Question: Do you think that there is a decline in medical ethics?
Answer: As far as the medical profession is concerned every doctor would want to follow medical ethics. But in corporate hospitals where there are targets and protocols, it is difficult for a single doctor to fall out of step. The solution lies in encouraging medical doctors to establish small secondary care hospitals while the government or cooperative units may fund the territory care hospitals. There can be an isolated case of a corporate hospital, but it cannot be like today where we have literally handed over the territory care to the corporate or what I call for-profit hospitals. It is quite natural that the ethics collide since the doctor is only an employee.
Question: There has to be a line between the business and the profession.
Answer: It is a matter of fact. At present, there is a dichotomy in the system and the doctors are on the wrong end of it.
Question: Of late there have been a number of suicides by doctors. Do you find a trend in that?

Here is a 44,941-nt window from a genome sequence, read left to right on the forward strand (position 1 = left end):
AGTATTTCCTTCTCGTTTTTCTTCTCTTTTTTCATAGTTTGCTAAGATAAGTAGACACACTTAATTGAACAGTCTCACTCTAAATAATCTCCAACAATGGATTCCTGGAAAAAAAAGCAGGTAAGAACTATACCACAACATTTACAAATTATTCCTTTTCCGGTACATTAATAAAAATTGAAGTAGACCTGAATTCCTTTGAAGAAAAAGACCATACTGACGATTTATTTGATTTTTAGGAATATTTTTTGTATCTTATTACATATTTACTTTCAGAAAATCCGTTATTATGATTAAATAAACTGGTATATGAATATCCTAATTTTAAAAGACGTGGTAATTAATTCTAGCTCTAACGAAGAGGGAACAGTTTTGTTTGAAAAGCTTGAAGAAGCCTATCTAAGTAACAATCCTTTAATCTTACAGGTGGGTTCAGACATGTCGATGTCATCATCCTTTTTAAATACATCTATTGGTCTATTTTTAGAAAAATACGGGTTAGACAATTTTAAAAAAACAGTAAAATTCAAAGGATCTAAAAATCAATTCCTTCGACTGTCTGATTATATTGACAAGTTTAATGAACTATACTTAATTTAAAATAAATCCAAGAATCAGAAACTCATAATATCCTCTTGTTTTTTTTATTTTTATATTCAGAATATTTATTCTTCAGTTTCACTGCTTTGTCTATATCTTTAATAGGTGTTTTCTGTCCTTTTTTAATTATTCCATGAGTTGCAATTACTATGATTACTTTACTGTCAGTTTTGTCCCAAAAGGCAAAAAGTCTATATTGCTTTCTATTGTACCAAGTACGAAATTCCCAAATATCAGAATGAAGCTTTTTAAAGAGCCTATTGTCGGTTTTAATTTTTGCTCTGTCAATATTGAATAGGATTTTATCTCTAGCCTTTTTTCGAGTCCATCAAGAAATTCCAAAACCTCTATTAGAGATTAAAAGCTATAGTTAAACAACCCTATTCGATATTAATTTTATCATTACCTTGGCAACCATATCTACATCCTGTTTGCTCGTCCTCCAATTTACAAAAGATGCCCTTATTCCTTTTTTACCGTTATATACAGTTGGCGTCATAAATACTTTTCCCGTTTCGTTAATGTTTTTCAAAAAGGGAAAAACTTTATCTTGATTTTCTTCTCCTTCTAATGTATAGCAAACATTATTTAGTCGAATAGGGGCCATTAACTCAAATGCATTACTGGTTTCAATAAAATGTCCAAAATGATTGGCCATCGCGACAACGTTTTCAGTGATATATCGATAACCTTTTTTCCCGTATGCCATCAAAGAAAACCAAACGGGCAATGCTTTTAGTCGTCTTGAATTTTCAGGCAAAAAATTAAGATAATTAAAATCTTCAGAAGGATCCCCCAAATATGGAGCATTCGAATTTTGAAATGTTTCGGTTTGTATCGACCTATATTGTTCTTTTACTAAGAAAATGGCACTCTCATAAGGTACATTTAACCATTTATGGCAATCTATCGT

Answer: Suicides amongst doctors are mostly among young doctors who are frustrated because of a lack of opportunities, and extremely poor working conditions. In any institution – be it public or private the doctors are required to put in inhuman hours of work, even more than physical laborers who are restricted to work not more than 48 hours in a week. There are institutions where doctors are expected to continuously work for 36 hours. Even as per international labor norms a person should not be made to put in more than 5 hours of intellectual work per day but most of the Resident Doctors have to work continuously for at least 36 hours twice a week. This is a blind spot.
Question: The biggest tragedy is that medical students have to invest a lot of time and money to get into medical colleges. And when they come out of the medical college – they want to quickly recover whatever they spent in a span of 1-2 years or so. If they are able to do so, it is ok otherwise they land up into trouble… Is that so…